There’s no denying that athletes are a powerful force on social. This postseason, MLB players presented a perfect example of the influence that athletes hold. Their collective audience size, activity, and engagement outrank that of their teams and the league itself. But the players’ impact could be even more significant.
We analyzed Twitter, Facebook, and Instagram data from the MLB’s owned channels, all 30 teams, and every active player throughout the postseason (10/1/18 – 10/28/18). Below, we show how the players compare with their teams and league, then share league’s postseason MVPs on social.
MLB players have a total audience of over 121 million fans and followers on social, outpacing the league six times over and even surpassing their teams.
With almost a thousand active players, it’s important to note the advantage that athletes have in terms of total channels and eyeballs. Still, the average MLB player has an average audience size of over 115 thousand, while teams average about 3.8 million followers.
MLB teams hold the lead for total postseason engagements with over 80 million. 67% of these engagements were generated by the two squads playing for the World Series Championship — the Los Angeles Dodgers and the Boston Red Sox.
As we’ve established, MLB players are powerful on social. There’s no better evaluation of this influence than analyzing the rate at which they engage their audience.
MLB players engage their fans at a 10X higher rate than their teams or the league itself.
The collective numbers are massive, but MLB players should be sharing more. Yes, the players collectively shared more posts due to total numbers, but individually, they are significantly less active than their teams and league.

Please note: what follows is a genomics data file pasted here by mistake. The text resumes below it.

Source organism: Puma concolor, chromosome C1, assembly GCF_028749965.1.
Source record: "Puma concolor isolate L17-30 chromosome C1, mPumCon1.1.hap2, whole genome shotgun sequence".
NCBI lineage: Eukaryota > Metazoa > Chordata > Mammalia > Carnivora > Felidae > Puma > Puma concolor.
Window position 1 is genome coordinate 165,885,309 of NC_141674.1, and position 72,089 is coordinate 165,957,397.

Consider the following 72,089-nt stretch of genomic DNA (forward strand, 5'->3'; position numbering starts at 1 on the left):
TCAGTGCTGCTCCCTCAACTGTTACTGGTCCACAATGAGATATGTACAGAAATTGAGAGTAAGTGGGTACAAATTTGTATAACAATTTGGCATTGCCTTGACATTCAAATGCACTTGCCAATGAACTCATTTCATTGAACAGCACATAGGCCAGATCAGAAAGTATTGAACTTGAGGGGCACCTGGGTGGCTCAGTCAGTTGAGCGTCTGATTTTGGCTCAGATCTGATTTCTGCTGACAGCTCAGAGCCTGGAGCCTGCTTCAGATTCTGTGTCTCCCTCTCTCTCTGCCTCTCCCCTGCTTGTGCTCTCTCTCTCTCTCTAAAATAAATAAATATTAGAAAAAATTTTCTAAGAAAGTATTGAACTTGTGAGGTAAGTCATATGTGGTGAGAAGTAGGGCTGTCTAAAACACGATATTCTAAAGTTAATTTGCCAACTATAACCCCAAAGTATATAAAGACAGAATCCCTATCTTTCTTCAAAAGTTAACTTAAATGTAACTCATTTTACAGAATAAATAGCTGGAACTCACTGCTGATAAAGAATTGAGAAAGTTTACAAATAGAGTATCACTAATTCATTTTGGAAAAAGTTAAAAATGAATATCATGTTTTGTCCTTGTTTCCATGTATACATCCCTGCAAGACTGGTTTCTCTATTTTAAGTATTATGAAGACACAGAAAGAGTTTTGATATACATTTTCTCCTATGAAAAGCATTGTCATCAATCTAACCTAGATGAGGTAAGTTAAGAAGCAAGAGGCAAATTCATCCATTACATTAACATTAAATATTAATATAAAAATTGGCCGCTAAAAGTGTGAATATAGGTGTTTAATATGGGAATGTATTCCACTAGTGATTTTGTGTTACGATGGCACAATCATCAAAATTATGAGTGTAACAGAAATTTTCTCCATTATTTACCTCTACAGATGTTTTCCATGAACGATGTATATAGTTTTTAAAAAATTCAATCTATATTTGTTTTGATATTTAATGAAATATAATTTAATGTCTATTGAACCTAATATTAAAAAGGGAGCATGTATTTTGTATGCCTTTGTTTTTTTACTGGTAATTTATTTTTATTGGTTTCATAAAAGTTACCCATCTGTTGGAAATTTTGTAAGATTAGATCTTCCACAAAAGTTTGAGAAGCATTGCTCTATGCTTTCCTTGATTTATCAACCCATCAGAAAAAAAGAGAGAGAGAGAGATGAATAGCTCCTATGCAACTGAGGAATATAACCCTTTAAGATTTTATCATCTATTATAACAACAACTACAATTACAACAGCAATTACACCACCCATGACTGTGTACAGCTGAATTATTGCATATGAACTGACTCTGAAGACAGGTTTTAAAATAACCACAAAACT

MLB players averaged under five posts apiece through the postseason. That’s less than one post per week across all three social networks.
Meanwhile, teams averaged 277 posts each and league channels published more than 1,740 total posts in the same timeframe.
This isn’t unique to MLB players. Like other leagues, the MLB and its teams employ talented crews to capture, create, and distribute content. Most players don’t have these teams around them. They act as their own content creator, strategist, and account manager on social. Meanwhile, they put in work on the field that becomes the content that their teams’ and league share. Just imagine the impact this content could have it returned to the players’ hands.
Next, we’ll take a look at how individual MLB players stacked up on social over the postseason.
Social MVPs of the MLB postseason
Throughout the postseason, baseball’s top players took to social to hype up their fans. Capitalizing on their success, several players competing to win the World Series leveraged their team success to build their social audience. The biggest winners may have been the Boston Red Sox, who not only took home the World Series championship, but also had multiple players rise to the top on social.